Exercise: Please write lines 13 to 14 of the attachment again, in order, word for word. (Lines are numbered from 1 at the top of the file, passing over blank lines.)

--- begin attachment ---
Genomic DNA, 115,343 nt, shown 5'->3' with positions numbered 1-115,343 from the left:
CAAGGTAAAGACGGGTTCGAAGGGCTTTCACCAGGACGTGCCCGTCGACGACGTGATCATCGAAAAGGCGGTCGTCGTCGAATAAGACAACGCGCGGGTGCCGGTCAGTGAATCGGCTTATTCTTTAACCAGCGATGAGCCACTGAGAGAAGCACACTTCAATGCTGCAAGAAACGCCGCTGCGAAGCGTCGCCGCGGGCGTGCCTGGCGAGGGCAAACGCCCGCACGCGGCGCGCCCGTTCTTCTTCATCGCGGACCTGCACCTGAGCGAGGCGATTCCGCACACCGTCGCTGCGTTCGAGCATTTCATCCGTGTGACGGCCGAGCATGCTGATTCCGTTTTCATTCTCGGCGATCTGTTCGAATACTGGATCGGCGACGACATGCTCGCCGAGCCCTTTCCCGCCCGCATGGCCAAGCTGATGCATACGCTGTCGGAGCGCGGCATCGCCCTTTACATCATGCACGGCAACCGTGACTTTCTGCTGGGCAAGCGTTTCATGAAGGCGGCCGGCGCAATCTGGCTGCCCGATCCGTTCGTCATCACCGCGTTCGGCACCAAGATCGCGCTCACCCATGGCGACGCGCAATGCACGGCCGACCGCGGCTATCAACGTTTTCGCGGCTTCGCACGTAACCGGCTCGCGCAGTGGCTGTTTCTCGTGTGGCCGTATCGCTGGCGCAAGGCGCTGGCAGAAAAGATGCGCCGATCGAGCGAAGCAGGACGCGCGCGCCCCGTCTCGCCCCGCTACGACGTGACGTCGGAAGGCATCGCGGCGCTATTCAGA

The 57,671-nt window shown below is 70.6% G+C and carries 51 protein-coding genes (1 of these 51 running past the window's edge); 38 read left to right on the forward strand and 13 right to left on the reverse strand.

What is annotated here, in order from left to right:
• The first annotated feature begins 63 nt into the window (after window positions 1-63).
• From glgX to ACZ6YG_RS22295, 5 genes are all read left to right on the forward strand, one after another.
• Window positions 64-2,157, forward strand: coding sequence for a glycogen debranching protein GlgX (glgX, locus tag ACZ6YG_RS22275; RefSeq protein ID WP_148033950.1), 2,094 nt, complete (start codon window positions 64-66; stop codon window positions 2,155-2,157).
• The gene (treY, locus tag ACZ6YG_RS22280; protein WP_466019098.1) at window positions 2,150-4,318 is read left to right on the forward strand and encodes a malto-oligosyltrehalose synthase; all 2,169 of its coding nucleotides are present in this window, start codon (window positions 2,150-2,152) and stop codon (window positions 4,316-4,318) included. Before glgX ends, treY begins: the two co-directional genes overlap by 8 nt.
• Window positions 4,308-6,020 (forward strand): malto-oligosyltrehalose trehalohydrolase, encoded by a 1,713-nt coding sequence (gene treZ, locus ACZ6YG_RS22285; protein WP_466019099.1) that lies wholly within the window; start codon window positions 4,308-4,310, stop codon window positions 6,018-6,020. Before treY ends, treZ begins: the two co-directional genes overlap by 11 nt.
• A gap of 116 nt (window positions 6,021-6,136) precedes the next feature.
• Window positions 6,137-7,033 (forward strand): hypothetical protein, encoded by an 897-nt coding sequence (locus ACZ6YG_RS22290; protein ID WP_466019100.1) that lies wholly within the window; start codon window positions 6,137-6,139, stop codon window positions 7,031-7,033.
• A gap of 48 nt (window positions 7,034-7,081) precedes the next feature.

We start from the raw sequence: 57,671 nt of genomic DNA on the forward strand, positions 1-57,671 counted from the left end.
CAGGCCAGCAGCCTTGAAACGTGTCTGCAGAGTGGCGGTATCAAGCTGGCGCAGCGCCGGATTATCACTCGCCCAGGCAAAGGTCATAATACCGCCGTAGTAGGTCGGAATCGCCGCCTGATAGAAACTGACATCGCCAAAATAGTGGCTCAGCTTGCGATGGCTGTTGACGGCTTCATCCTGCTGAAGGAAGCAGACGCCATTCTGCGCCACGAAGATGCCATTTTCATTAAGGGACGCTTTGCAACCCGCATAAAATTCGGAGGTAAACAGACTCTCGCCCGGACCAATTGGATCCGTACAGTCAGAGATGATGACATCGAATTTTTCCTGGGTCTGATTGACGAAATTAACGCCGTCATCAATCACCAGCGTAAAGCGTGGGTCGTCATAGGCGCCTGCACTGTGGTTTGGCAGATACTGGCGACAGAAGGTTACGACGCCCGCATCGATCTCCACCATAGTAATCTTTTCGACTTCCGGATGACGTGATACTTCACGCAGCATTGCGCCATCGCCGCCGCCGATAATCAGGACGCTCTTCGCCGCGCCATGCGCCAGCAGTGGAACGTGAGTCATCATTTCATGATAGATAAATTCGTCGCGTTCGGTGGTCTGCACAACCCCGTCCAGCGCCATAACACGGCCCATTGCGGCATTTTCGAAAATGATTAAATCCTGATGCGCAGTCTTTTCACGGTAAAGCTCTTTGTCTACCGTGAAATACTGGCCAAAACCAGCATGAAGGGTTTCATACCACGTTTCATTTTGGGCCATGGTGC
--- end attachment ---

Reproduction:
We start from the raw sequence: 57,671 nt of genomic DNA on the forward strand, positions 1-57,671 counted from the left end.
CAGGCCAGCAGCCTTGAAACGTGTCTGCAGAGTGGCGGTATCAAGCTGGCGCAGCGCCGGATTATCACTCGCCCAGGCAAAGGTCATAATACCGCCGTAGTAGGTCGGAATCGCCGCCTGATAGAAACTGACATCGCCAAAATAGTGGCTCAGCTTGCGATGGCTGTTGACGGCTTCATCCTGCTGAAGGAAGCAGACGCCATTCTGCGCCACGAAGATGCCATTTTCATTAAGGGACGCTTTGCAACCCGCATAAAATTCGGAGGTAAACAGACTCTCGCCCGGACCAATTGGATCCGTACAGTCAGAGATGATGACATCGAATTTTTCCTGGGTCTGATTGACGAAATTAACGCCGTCATCAATCACCAGCGTAAAGCGTGGGTCGTCATAGGCGCCTGCACTGTGGTTTGGCAGATACTGGCGACAGAAGGTTACGACGCCCGCATCGATCTCCACCATAGTAATCTTTTCGACTTCCGGATGACGTGATACTTCACGCAGCATTGCGCCATCGCCGCCGCCGATAATCAGGACGCTCTTCGCCGCGCCATGCGCCAGCAGTGGAACGTGAGTCATCATTTCATGATAGATAAATTCGTCGCGTTCGGTGGTCTGCACAACCCCGTCCAGCGCCATAACACGGCCCATTGCGGCATTTTCGAAAATGATTAAATCCTGATGCGCAGTCTTTTCACGGTAAAGCTCTTTGTCTACCGTGAAATACTGGCCAAAACCAGCATGAAGGGTTTCATACCACGTTTCATTTTGGGCCATGGTGC